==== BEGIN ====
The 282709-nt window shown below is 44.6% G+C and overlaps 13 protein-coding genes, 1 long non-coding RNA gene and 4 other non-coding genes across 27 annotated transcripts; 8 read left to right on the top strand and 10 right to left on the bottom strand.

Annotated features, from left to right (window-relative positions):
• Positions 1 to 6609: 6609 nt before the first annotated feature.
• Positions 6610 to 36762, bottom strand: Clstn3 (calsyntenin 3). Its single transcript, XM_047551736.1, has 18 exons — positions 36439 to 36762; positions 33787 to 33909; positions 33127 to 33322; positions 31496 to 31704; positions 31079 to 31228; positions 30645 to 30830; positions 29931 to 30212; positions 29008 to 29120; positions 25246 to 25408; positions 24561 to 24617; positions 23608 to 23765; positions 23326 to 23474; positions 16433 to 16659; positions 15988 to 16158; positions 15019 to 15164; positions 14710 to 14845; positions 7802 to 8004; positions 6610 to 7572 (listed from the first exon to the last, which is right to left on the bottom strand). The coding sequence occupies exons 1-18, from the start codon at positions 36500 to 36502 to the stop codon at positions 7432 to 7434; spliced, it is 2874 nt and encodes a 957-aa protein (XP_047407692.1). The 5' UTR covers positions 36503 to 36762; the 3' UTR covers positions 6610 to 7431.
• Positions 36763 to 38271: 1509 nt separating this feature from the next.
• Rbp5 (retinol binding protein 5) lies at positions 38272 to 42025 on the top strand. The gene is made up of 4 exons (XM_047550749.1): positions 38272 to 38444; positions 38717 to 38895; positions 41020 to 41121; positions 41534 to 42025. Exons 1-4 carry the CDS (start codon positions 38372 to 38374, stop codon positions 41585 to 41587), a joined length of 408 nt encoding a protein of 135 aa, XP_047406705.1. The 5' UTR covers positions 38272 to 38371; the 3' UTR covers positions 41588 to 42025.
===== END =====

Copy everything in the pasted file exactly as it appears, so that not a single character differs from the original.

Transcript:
The 282709-nt window shown below is 44.6% G+C and overlaps 13 protein-coding genes, 1 long non-coding RNA gene and 4 other non-coding genes across 27 annotated transcripts; 8 read left to right on the top strand and 10 right to left on the bottom strand.

Annotated features, from left to right (window-relative positions):
• Positions 1 to 6609: 6609 nt before the first annotated feature.
• Positions 6610 to 36762, bottom strand: Clstn3 (calsyntenin 3). Its single transcript, XM_047551736.1, has 18 exons — positions 36439 to 36762; positions 33787 to 33909; positions 33127 to 33322; positions 31496 to 31704; positions 31079 to 31228; positions 30645 to 30830; positions 29931 to 30212; positions 29008 to 29120; positions 25246 to 25408; positions 24561 to 24617; positions 23608 to 23765; positions 23326 to 23474; positions 16433 to 16659; positions 15988 to 16158; positions 15019 to 15164; positions 14710 to 14845; positions 7802 to 8004; positions 6610 to 7572 (listed from the first exon to the last, which is right to left on the bottom strand). The coding sequence occupies exons 1-18, from the start codon at positions 36500 to 36502 to the stop codon at positions 7432 to 7434; spliced, it is 2874 nt and encodes a 957-aa protein (XP_047407692.1). The 5' UTR covers positions 36503 to 36762; the 3' UTR covers positions 6610 to 7431.
• Positions 36763 to 38271: 1509 nt separating this feature from the next.
• Rbp5 (retinol binding protein 5) lies at positions 38272 to 42025 on the top strand. The gene is made up of 4 exons (XM_047550749.1): positions 38272 to 38444; positions 38717 to 38895; positions 41020 to 41121; positions 41534 to 42025. Exons 1-4 carry the CDS (start codon positions 38372 to 38374, stop codon positions 41585 to 41587), a joined length of 408 nt encoding a protein of 135 aa, XP_047406705.1. The 5' UTR covers positions 38272 to 38371; the 3' UTR covers positions 41588 to 42025.